Minimal (mostly drop-in) replacement for test-unit.
minitest provides a complete suite of testing facilities supporting TDD, BDD, mocking, and benchmarking.
"I had a class with Jim Weirich on testing last week and we were allowed to choose our testing frameworks. Kirk Haines and I were paired up and we cracked open the code for a few test frameworks... I MUST say that minitest is *very* readable / understandable compared to the 'other two' options we looked at. Nicely done and thank you for helping us keep our mental sanity." -- Wayne E. Seguin
minitest/unit is a small and incredibly fast unit testing framework. It provides a rich set of assertions to make your tests clean and readable.
minitest/spec is a functionally complete spec engine. It hooks onto minitest/unit and seamlessly bridges test assertions over to spec expectations.
minitest/benchmark is an awesome way to assert the performance of your algorithms in a repeatable manner. Now you can assert that your newb co-worker doesn't replace your linear algorithm with an exponential one!
minitest/mock by Steven Baker, is a beautifully tiny mock (and stub) object framework.
minitest/pride shows pride in testing and adds coloring to your test output. I guess it is an example of how to write IO pipes too. :P
minitest/unit is meant to have a clean implementation for language implementors that need a minimal set of methods to bootstrap a working test suite. For example, there is no magic involved for test-case discovery.
"Again, I can't praise enough the idea of a testing/specing framework that I can actually read in full in one sitting!" -- Piotr Szotkowski
Comparing to rspec:
rspec is a testing DSL. minitest is ruby. -- Adam Hawkins, "Bow Before MiniTest"
minitest doesn't reinvent anything that ruby already provides, like: classes, modules, inheritance, methods. This means you only have to learn ruby to use minitest and all of your regular OO practices like extract-method refactorings still apply.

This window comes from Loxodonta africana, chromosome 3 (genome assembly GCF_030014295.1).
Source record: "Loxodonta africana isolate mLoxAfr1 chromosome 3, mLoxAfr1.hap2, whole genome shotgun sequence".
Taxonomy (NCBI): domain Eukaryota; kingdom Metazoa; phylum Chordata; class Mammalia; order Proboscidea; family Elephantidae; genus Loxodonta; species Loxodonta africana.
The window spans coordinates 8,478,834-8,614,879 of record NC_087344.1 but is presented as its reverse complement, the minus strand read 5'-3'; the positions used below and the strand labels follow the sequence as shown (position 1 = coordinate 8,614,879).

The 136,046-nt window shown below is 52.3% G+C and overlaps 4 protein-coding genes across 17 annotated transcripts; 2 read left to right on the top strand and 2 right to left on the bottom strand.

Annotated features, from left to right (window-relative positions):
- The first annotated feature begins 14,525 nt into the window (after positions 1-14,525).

minitest/autorun - the easy and explicit way to run all your tests.
minitest/unit - a very fast, simple, and clean test system.
minitest/spec - a very fast, simple, and clean spec system.
minitest/mock - a simple and clean mock/stub system.
minitest/benchmark - an awesome way to assert your algorithm's performance.
minitest/pride - show your pride in testing!
Incredibly small and fast runner, but no bells and whistles.
See design_rationale.rb to see how specs and tests work in minitest.
Given that you'd like to test the following class:
class Meme def i_can_has_cheezburger? "OHAI!" end def will_it_blend? "YES!" end end
Unit tests¶ ↑
require 'minitest/autorun' class TestMeme < MiniTest::Unit::TestCase def setup @meme = Meme.new end def test_that_kitty_can_eat assert_equal "OHAI!", @meme.i_can_has_cheezburger? end def test_that_it_will_not_blend refute_match /^no/i, @meme.will_it_blend? end def test_that_will_be_skipped skip "test this later" end end
require 'minitest/autorun' describe Meme do before do @meme = Meme.new end describe "when asked about cheeseburgers" do it "must respond positively" do @meme.i_can_has_cheezburger?.must_equal "OHAI!" end end describe "when asked about blending possibilities" do it "won't say no" do @meme.will_it_blend?.wont_match /^no/i end end end
For matchers support check out:
Add benchmarks to your regular unit tests. If the unit tests fail, the benchmarks won't run.
# optionally run benchmarks, good for CI-only work! require 'minitest/benchmark' if ENV["BENCH"] class TestMeme < MiniTest::Unit::TestCase # Override self.bench_range or default range is [1, 10, 100, 1_000, 10_000] def bench_my_algorithm assert_performance_linear 0.9999 do |n| # n is a range value @obj.my_algorithm(n) end end end
Or add them to your specs. If you make benchmarks optional, you'll need to wrap your benchmarks in a conditional since the methods won't be defined.
describe Meme do if ENV["BENCH"] then bench_performance_linear "my_algorithm", 0.9999 do |n| 100.times do @obj.my_algorithm(n) end end end end
outputs something like:
# Running benchmarks: TestBlah 100 1000 10000 bench_my_algorithm 0.006167 0.079279 0.786993 bench_other_algorithm 0.061679 0.792797 7.869932